Monday, August 13

Kickstarter - The Rollercoaster

We’re hoping to bring FlickFleet to Kickstarter in September. The original plan was to launch on Tuesday 4th, but with out of sync family holidays and a lot going on in August, I think it’s going to have to slip back to later in the month. I’m still hopefully that we can launch in September though. The video is one of the main stumbling blocks - I’d like it to feature both of us, which means finding a day that we’re both available and so is my mate with all the kit.

The source of my current worries

So we’re still several weeks away from launch but the emotional rollercoaster has already started. Some of this is similar to the other games I’ve published as either Reiver Games or Eurydice Games: will people like my game? Can I find enough customers to make it, at least, break even?

But Kickstarter brings a couple of new dimensions to it - the month of unknowns and the debt.

Every previous game I’ve made I know exactly what I’m getting into at launch, either hand-crafting or ordering a fixed number of games at a fixed cost. I know how many hours of crafting are on the horizon and how many copies I need to sell at what margin. It could be terrifying, risky or fairly safe, but I know what it is. I know how much money is at risk and I know what my crafting future looks like. With Kickstarter however, until the campaign closes you’ve no idea what you’re on the hook for. How many backers will I get? How many copies will I have to make? What will my margins be? All of this is up in the air until the campaign closes. It’s even worse for us as we’ve set a two stage campaign - to keep the target low we’re planning a small hand-crafted run. But there’s a stretch goal to get the boxes, rules, dashboards and wooden pieces professionally manufactured and assembled. If we get close to that we’re still on the hook for hand-crafting everything. For a lot of copies. Even if we hit the stretch goal we may need to do the laser cutting ourselves (I’m still investigating options for a very large run of laser-cutting, but one of the reasons we're doing the laser-cutting ourselves is to keep costs down - there doesn't seem to be any economies of scale for laser-cutting). I’m not sure what my preferred outcome is - scrape over the funding target, just hit the professional stretch goal or something else.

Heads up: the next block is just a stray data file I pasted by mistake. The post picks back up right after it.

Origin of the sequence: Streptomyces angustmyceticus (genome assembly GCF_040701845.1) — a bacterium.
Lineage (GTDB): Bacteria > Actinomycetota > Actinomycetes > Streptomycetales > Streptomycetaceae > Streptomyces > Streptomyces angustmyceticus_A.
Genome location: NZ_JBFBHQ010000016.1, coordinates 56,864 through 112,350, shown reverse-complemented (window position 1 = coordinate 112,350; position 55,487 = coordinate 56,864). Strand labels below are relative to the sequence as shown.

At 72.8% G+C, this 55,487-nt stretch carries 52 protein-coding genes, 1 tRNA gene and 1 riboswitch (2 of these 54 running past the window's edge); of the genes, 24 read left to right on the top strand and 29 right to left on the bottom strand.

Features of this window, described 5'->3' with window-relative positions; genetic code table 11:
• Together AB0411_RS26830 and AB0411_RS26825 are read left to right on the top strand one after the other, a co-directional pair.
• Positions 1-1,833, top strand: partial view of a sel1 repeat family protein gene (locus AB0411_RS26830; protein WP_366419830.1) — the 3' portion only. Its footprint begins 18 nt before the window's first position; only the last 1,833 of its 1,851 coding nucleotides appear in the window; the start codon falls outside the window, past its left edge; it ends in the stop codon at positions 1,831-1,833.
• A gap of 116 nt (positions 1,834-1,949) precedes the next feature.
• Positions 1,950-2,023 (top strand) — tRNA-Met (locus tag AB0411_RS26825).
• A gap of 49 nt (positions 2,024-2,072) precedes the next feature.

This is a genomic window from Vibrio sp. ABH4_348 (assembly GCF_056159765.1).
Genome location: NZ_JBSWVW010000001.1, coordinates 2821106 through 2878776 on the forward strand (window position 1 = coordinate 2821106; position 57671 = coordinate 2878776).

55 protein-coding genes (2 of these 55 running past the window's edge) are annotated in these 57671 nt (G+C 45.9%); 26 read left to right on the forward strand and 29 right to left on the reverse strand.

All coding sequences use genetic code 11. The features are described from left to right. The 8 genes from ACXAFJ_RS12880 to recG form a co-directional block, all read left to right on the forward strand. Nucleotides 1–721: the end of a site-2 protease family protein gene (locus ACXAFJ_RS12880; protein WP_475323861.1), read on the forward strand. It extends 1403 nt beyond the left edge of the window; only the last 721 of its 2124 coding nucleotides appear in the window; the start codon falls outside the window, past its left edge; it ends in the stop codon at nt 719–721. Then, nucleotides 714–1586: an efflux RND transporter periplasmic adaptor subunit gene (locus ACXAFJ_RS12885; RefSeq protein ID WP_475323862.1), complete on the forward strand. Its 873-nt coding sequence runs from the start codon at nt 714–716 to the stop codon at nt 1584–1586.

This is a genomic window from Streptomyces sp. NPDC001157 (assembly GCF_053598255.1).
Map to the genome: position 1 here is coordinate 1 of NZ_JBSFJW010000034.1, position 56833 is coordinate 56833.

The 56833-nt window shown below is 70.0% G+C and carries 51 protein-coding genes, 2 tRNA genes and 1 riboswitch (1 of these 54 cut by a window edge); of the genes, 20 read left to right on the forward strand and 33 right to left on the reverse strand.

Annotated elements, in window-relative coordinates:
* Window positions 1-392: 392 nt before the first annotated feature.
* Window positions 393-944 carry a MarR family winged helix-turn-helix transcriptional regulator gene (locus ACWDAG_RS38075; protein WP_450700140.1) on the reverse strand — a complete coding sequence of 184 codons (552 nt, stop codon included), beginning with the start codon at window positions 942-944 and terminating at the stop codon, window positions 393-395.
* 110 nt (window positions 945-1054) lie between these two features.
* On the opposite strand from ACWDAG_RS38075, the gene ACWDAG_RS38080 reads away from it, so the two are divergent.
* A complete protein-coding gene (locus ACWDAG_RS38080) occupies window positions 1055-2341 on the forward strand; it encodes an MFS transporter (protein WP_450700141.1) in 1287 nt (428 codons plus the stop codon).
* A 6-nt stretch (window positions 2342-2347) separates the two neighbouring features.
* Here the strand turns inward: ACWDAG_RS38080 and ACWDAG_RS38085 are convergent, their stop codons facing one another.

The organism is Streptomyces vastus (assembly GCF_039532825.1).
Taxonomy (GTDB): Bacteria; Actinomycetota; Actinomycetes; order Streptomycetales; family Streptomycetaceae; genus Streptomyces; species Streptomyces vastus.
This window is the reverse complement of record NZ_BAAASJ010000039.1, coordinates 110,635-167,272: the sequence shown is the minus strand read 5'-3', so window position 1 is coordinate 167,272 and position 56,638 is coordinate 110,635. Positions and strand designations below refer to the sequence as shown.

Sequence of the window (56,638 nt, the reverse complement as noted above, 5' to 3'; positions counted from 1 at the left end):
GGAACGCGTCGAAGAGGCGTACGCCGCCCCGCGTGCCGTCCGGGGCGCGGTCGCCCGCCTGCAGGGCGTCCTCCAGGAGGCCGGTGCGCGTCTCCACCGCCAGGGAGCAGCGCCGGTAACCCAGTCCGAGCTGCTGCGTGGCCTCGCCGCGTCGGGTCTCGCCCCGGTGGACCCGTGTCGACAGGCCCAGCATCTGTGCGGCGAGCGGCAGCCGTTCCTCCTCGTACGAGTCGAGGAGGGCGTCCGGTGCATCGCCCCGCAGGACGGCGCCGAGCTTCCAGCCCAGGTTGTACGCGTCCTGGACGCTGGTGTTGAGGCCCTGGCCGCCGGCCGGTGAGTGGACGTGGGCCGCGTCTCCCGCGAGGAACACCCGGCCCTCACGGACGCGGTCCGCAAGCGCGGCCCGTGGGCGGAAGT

In addition, there's the fact that you owe a lot of people a lot of stuff. I'm okay with the idea of crowdfunding - it makes FlickFleet a possibility, but as I've said before I'm uncomfortable about taking people's money up front. They're paying for a copy (or two!) of the game. They know it'll be a while. They must be comfortable with that or they wouldn't back it. But I've never taken money for something that's not ready yet. Even pre-orders for my previous games were just a request - I didn't take any money until I had a game ready to ship to them. I lost a few pre-orders that way, but I was more comfortable with that than owing someone for something that's an unspecified amount of time from completion. I'm hoping the discomfort around owing people games will encourage me to crank them out as quick as possible.

Exciting times. It’s not keeping me up at night yet, but it’s certainly occupying a lot of my thinking during my evenings and weekends.

4 comments:

Richard Williams said...

Ive backed a lot of kickstarters now and in all honesty the best ones are the ones that communicate regularly and take you on the journey, good and bad, to the completion of the production. My advise would be to set a very conservative schedule up front to reduce the delays impacting peoples expectations. I would be wholly comfortable with taking the individuals money if I was confident production is a relatively known entity. You've done this before so try not to worry too much, enjoy the journey and ultimately the product getting into individuals hands.

Jackson Pope said...

Thanks for your ongoing support Richard! And that's good advice. We've set the delivery date at a point we're sure we can hit, so fingers crossed it'll all go smoothly!

Cheers,

Jack

Richard Williams said...

I have full confidence and will be sure to back and share the news where I can.

Good luck!

Richard

Jackson Pope said...

Thanks again Richard! We really appreciate it!

Cheers,

Jack